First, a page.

Two British Transport Titles from the BFI:
On The Right Track AND Black Five, The Last Days of Steam for Just £20
with free UK Postage
On The Right Track
2 Discs. Year: 1964 – 1982. Running time approx: 244 minutes. Black & White and Colour.
Disc 1: We’re in Business Too! (1964); British Rail is Travelling (1969); The Class 86 Locomotive (1970); Careful Charlie! (1970); People in Railways (1970); Having a Fresh Look (1970); Solutions? (1972).
Disc 2: What’s Tops (1974); Rubbish By Rail (1977); The Stage is Yours (1979); The 75 Tonne High Capacity Crane (1980); Track 125 (1981); Promises promises… (1982); A New Approach to Hong Kong (1982).
British Transport Films was established in 1949 to focus a spotlight on transport as a nationalised undertaking, to create an appetite for travel and to entice the public to use nationalised transport. Over a period of more than 35 years, BTF produced an unrivalled documentary film legacy for generations of film and transport enthusiasts.
BTF on DVD makes its triumphant return in this 2-disc set featuring 14 films, 13 of which are available for the first time and have been newly scanned in 2K.
Black Five, The Last Days of Steam
OPTIONAL SUBTITLES. 1 Disc. Year: 1967-1970. Colour. Running time approx: 22 minutes PLUS 31 minutes extra material. Director: Paul Barnes.
Three films by Paul Barnes that celebrate and regret the final days of steam on the railways – preserved by the BFI National Archive and remastered for DVD release to mark the 40th anniversary of the end of steam in Britain. In 1968, enginemen faced the last months of steam haulage on Britain’s mainline railways. For those who worked on the Black 5 locomotive the inevitable progress to diesels and electrics prompted mixed feelings.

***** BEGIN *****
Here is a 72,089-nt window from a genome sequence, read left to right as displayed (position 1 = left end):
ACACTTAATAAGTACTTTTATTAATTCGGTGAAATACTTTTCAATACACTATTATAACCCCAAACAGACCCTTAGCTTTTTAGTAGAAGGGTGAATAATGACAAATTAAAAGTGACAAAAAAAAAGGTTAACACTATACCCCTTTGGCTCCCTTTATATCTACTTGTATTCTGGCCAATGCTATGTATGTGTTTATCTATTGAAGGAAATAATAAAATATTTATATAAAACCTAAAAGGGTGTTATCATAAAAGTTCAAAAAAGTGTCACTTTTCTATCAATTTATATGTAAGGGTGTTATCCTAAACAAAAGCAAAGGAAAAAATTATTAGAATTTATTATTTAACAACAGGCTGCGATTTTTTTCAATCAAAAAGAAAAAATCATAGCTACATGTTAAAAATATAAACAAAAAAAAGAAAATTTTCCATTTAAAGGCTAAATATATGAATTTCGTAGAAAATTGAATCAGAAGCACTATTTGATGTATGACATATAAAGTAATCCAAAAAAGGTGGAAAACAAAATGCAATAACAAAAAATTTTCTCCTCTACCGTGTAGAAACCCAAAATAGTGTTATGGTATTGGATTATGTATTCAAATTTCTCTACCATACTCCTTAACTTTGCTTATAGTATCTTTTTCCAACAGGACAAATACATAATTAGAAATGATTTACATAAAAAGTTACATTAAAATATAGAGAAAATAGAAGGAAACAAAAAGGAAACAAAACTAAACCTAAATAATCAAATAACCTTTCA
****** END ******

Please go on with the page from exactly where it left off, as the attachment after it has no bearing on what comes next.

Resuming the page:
Black Five (1968) directed by Paul Barnes, records their reminiscences as they faced this great change in their lives – of craftsmanship, camaraderie, and of the ‘personality’ of these great machines. The workers’ comments are an elegy to a time gone by, to skills no longer needed, and they make a poignant background to the beautifully filmed images of the heavy iron beasts trundling their way to the end of the line. Black Five is filmed around Carnforth station in Lancashire, a location which had been the setting for the archetypal railway romance, David Lean’s Brief Encounter(1945) over 20 years earlier.
The DVD also contains two other short films by Paul Barnes. The Painter and the Engines (1967) follows painter David Shepherd’s race against time to record on canvas the magic and romance of steam during the locomotives’ last weeks at South London’s Nine Elms sheds. King George V (1970) charts the history of the celebrated locomotive, which was taken out of service in 1965 but offered a length of siding at Bulmers of Hereford to continue running, in steam.